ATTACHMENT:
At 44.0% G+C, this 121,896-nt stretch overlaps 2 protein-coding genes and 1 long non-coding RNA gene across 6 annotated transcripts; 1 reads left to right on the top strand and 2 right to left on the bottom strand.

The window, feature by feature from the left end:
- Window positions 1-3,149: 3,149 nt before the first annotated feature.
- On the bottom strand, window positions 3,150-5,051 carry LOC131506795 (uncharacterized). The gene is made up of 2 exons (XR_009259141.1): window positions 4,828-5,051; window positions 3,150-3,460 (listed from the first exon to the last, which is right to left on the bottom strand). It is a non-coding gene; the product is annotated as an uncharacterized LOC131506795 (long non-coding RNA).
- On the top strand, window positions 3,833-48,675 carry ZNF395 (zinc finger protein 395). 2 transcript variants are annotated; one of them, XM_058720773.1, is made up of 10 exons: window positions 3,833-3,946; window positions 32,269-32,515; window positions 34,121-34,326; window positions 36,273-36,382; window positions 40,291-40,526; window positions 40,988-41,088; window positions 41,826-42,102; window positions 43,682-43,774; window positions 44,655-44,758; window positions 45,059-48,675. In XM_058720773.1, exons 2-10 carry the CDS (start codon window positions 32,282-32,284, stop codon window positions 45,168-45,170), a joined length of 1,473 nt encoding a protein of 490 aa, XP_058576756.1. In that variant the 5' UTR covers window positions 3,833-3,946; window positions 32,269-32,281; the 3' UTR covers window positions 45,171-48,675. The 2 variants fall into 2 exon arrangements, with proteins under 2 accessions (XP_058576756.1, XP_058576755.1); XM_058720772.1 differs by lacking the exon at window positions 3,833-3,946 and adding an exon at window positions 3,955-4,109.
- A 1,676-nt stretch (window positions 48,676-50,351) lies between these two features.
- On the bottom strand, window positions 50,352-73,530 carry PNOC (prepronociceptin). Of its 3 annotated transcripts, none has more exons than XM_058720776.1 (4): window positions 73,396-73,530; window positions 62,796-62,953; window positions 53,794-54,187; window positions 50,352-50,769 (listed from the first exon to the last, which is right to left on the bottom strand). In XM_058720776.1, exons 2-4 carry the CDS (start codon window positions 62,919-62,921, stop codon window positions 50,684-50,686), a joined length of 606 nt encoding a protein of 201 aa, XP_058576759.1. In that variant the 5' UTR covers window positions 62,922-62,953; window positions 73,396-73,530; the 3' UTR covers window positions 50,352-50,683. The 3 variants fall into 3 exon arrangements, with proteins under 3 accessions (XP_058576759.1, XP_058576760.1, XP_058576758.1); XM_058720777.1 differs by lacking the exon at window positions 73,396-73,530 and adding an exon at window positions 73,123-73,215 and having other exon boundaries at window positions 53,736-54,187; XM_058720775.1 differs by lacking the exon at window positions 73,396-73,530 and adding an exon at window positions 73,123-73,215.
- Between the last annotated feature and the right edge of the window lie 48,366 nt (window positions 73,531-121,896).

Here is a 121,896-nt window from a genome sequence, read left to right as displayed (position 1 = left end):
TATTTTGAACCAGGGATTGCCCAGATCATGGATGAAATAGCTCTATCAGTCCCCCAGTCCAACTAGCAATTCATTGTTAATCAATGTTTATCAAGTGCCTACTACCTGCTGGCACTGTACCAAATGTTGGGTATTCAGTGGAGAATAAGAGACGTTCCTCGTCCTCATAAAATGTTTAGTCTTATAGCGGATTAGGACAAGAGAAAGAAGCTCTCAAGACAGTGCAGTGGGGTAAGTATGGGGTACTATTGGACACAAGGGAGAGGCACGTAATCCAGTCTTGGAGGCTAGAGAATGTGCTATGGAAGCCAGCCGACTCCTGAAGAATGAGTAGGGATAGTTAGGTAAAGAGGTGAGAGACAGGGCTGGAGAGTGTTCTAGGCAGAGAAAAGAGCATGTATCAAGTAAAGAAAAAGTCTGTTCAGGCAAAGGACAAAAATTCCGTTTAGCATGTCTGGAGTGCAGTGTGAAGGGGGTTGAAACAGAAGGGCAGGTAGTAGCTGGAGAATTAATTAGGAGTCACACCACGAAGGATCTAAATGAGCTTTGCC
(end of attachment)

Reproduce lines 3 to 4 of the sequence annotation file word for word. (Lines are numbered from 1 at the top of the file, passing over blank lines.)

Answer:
- Window positions 1-3,149: 3,149 nt before the first annotated feature.
- On the bottom strand, window positions 3,150-5,051 carry LOC131506795 (uncharacterized). The gene is made up of 2 exons (XR_009259141.1): window positions 4,828-5,051; window positions 3,150-3,460 (listed from the first exon to the last, which is right to left on the bottom strand). It is a non-coding gene; the product is annotated as an uncharacterized LOC131506795 (long non-coding RNA).